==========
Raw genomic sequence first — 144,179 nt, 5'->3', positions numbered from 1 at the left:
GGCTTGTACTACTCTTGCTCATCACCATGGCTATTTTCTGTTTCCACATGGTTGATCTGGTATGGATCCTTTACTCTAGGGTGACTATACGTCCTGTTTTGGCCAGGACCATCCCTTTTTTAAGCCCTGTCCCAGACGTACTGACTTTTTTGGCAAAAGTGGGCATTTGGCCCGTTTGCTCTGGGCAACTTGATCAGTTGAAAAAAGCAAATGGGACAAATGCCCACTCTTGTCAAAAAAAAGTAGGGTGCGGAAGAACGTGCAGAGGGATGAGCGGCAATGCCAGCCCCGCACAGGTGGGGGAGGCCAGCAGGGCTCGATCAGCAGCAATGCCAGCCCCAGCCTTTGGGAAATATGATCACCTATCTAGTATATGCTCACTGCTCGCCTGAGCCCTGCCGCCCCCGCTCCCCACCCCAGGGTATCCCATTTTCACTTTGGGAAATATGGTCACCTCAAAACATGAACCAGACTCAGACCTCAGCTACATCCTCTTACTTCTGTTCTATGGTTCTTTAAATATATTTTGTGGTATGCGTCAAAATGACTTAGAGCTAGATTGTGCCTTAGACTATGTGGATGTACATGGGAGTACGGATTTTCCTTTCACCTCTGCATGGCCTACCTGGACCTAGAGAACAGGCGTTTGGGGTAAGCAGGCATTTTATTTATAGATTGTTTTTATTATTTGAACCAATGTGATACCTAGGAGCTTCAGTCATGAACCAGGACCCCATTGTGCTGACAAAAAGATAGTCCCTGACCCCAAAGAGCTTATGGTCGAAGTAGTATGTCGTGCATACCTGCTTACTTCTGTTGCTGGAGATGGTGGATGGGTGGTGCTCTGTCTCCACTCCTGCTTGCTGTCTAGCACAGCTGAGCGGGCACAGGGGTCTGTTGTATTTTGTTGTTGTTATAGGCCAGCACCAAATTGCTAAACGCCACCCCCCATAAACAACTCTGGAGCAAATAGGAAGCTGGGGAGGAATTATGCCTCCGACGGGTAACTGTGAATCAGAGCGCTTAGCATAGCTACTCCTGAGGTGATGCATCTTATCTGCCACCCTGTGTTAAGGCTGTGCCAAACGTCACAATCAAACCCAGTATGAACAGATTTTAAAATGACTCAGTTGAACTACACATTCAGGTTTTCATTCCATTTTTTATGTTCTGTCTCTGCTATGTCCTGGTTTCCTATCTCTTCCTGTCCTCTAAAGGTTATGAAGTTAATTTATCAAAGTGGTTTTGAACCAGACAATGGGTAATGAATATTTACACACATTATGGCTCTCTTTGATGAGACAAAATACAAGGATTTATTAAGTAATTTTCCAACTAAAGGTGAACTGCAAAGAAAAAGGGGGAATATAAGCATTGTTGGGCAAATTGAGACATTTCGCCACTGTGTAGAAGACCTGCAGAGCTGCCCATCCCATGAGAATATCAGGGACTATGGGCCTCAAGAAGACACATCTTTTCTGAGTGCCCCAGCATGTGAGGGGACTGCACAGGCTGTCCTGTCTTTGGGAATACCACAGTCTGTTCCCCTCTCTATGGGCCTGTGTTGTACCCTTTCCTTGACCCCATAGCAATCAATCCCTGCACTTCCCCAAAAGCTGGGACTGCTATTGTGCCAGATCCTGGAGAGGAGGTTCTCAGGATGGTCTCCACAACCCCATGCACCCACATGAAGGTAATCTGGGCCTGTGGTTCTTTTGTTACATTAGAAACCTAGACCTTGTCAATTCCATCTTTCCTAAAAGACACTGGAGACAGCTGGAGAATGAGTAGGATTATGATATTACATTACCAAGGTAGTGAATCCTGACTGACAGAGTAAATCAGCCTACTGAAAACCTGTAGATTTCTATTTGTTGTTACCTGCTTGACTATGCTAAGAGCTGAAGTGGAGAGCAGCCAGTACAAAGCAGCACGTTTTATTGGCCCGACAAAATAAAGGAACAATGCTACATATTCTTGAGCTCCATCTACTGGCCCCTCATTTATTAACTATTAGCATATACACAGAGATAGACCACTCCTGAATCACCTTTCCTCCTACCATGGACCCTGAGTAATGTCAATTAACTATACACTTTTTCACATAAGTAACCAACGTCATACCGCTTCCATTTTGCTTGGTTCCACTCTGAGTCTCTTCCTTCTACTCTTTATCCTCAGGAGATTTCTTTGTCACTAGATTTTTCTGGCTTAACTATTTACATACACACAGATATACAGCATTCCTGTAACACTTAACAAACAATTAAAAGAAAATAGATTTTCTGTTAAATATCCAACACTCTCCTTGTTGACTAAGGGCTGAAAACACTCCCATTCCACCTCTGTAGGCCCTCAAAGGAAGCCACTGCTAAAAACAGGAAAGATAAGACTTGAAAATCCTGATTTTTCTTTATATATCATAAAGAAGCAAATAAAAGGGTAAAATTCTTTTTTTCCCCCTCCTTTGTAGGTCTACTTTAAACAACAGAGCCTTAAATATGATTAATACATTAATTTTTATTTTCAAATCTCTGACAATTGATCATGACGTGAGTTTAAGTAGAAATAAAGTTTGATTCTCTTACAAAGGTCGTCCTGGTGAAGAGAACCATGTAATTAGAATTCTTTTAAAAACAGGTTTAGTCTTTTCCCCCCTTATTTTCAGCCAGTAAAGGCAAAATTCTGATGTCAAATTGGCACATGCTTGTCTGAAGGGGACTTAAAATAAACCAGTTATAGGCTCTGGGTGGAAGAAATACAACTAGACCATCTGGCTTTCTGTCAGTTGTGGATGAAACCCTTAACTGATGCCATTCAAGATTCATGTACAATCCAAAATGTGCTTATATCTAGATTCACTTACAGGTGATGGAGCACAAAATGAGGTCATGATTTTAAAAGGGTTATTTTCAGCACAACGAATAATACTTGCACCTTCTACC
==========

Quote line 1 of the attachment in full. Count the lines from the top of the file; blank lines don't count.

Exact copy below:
Raw genomic sequence first — 144,179 nt, 5'->3', positions numbered from 1 at the left: